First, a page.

Countdown to Zero, which opened July 23, originally premiered at the Cannes Film Festival. Here is Mary Corliss' earlier review.
Cannes is light on big Hollywood names this year. The absence of Brad Pitt and Angelina Jolie, frequent, luminous presences, or Clint Eastwood or George Clooney, has left the red carpet outside the Palais des Festivals a bit more drab. Sean Penn will be testifying on Haiti before a Congressional committee in Washington, D.C., instead of visiting the Riviera to support his Hollywood docu-drama Fair Game, in which he plays Joseph C. Wilson to Naomi Watts' Valerie Plame. But Plame herself blonde, radiant and poised was in town, to promote both Fair Game and Lucy Walker's documentary Countdown to Zero. For much of the liberal U.S. press here, the former covert operative at the center of the Bush Administration CIA leak scandal is the definition of star quality.
Plame's husband, a former U.S. foreign service diplomat, was sent to Niger to find evidence of Saddam Hussein's purchase of the uranium yellowcake needed to build a nuclear bomb; as Wilson later wrote in The New York Times, there was no such evidence. Countdown to Zero is about the threat of real weapons of mass destruction: nuclear devices that countries like Iran and Pakistan and North Korea could use against their neighbors, or that al-Qaeda and other freelance groups could detonate in the U.S. Osama Bin Laden has stated his desire for 4 million dead, 2 million of whom will be children. That much human destruction could and can only be accomplished by a nuclear device.
The film, produced by the World Security Institute and the History Channel, is the familiar massing of clips, charts and talking heads. It does not aspire to high art or headline-making exposé. But it does efficiently and vigorously enumerate the dangers of nuclear proliferation by governments and rogue entities. We all could blow at any minute as John F. Kennedy said, "through mistakes, miscalculations, and madness."
Nuclear bombs are fairly simple to assemble, if enough enriched uranium is available; and that is easier to steal, or buy, than to make. After the Soviet Union dissolved in 1989, plutonium could be obtained by simply smashing the lock on a storage shed. ("Potatoes are guarded better," says one Russian expert.) To smuggle weapons-grade material into the U.S., all you'd need to do is bury it inside a lead pipe and hide it in a giant container of canned goods on any freighter entering a port city. Transporting them is also no problem, since 100 pounds of highly enriched uranium, enough to crater New York City, could fit inside a football.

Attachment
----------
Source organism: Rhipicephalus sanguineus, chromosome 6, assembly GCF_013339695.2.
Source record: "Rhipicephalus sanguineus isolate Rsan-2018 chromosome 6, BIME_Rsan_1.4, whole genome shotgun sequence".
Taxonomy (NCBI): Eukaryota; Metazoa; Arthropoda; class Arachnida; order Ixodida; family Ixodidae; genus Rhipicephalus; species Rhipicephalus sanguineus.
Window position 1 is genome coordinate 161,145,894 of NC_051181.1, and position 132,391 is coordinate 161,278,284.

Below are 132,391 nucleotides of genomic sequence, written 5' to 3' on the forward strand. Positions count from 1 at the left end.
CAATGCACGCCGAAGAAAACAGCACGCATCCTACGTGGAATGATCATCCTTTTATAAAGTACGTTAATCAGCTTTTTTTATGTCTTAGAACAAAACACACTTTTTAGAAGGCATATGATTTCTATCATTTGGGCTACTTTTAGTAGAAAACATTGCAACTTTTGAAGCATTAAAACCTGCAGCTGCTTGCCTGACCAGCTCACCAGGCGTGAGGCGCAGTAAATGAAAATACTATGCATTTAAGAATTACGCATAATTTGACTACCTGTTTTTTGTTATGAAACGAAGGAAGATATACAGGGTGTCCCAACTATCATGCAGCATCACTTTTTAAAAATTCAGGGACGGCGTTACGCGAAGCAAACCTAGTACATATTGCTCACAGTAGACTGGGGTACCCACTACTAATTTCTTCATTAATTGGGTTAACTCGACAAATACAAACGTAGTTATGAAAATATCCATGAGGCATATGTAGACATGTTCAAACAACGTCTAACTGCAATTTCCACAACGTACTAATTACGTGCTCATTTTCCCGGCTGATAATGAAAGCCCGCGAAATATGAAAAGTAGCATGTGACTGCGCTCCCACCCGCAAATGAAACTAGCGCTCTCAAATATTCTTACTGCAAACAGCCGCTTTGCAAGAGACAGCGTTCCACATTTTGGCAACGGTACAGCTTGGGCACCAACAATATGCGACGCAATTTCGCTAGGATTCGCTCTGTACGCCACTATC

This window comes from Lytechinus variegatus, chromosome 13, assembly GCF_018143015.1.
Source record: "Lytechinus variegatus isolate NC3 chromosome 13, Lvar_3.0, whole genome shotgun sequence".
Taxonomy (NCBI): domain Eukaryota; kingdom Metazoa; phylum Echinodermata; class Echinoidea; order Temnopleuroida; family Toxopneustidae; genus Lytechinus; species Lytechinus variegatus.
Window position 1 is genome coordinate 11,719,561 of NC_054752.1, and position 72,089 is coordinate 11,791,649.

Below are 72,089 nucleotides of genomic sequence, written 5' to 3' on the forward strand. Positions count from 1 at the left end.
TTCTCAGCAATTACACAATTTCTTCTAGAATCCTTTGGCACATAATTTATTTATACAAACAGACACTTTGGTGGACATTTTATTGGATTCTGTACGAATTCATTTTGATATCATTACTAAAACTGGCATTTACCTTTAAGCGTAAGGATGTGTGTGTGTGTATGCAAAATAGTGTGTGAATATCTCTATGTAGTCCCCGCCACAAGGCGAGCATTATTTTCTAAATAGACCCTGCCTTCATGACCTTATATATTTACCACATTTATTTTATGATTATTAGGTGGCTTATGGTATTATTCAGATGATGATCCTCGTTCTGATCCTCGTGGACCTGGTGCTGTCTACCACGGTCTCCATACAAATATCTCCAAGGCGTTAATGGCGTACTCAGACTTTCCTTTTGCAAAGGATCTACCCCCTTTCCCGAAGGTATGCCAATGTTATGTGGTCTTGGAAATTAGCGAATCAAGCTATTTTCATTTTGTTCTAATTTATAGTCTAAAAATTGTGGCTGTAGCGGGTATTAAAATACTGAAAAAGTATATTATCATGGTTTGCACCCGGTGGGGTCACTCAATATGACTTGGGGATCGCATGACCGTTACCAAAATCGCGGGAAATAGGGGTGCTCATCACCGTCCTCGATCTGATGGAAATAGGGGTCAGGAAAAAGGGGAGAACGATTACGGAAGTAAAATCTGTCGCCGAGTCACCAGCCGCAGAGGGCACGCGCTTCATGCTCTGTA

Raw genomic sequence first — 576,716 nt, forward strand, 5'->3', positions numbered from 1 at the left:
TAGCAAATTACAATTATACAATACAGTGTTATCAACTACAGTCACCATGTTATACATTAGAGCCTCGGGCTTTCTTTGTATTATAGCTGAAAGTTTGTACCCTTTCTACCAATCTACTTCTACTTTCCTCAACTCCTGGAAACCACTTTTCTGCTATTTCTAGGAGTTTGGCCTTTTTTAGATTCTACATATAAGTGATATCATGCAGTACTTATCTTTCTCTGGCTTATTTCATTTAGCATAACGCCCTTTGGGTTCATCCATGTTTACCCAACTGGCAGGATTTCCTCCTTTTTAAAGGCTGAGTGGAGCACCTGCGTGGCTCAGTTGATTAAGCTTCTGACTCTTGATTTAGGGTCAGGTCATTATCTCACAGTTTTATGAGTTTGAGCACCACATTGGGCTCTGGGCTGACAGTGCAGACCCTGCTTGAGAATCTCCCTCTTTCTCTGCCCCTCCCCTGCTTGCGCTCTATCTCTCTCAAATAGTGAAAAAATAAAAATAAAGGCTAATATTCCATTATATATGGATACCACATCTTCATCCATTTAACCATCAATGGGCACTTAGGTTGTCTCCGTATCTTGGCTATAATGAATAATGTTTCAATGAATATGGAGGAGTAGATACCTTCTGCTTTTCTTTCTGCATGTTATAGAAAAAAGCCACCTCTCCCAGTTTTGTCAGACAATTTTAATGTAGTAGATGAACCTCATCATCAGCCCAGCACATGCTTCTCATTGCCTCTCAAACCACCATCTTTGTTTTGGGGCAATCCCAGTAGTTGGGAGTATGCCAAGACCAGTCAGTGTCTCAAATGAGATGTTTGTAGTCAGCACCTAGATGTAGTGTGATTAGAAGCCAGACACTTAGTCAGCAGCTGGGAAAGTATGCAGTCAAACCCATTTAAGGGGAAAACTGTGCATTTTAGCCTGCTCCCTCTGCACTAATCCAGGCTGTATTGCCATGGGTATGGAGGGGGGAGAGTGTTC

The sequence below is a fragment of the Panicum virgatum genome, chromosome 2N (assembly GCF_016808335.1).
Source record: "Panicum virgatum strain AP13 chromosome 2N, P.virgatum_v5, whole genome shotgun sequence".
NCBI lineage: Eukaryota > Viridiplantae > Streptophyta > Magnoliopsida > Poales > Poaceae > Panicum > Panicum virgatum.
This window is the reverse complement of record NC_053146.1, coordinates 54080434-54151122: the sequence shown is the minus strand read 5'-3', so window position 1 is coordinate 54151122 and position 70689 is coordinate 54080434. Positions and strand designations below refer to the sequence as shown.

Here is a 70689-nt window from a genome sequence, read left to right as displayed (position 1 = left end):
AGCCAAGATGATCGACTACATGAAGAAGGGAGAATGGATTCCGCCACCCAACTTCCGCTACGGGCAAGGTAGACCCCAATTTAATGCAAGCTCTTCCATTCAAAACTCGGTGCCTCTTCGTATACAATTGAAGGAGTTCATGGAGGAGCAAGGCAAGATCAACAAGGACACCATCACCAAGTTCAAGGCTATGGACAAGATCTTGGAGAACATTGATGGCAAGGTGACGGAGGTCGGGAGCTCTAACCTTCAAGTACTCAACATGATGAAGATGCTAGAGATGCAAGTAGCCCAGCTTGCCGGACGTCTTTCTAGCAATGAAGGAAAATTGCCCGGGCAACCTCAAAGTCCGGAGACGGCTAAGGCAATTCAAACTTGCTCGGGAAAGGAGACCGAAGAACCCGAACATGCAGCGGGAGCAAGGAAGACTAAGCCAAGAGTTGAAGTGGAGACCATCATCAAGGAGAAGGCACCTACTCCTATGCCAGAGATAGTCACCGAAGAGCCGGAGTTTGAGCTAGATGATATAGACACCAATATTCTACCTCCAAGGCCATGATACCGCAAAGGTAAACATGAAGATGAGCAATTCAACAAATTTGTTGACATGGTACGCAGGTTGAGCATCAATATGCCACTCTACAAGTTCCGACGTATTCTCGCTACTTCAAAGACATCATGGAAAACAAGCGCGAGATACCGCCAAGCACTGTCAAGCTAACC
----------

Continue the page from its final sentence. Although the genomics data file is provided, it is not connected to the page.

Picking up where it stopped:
At the center of three decades of worries is the Islamic state of Pakistan. When India, its adjacent enemy, went nuclear, a Pakistani leader said, "We will make the bomb, even if we have to eat grass." Soon Pakistan joined the nuclear club and through one evil genius, the engineer A.Q. Khan spread the technology to North Korea, Iraq and Libya. "Got a problem?" someone says in Countdown to Zero. "Call 1-800-AQ-KHAN."
The newer and aspiring members of the nuclear club have arguments on their side. Only one nation, the U.S., has dropped a nuclear weapon on another country. And if nine nations can officially possess The Bomb, then why can't 12 or 15 or 50? "If it's a good thing, why don't you share it?" asks Iranian President Mahmoud Ahmadinejad. "If it's a bad thing, why should you have it?" The only answer from the old guard: We can be trusted not to push the button; you can't.
One bombmaker with a conscience was J. Robert Oppenheimer, the American physicist who directed the Manhattan Project during World War II, which created the first atom bomb. His triumph was melancholy. Quoting the Bhagavad Gita, he said, "Now I am become Death, the destroyer of worlds." Sixty-five years later, the world is still here, but cataclysmic destruction is more of a threat than ever.
The facts marshaled by Plame and the film's other advisers make Countdown to Zero a stirring and scary reminder of the nuclear sword hanging over our collective neck. It details the potential horrors befalling a nuclear attack on New York City, and the deadly fallout that would destroy countless lives, not to mention any residue of a social order in the rest of the nation. And the only comfort may be in the title of an old Tom Lehrer song about nuclear Armageddon: "We will all go together when we go." The film ends with a zero message to embrace: no country should have nuclear weapons.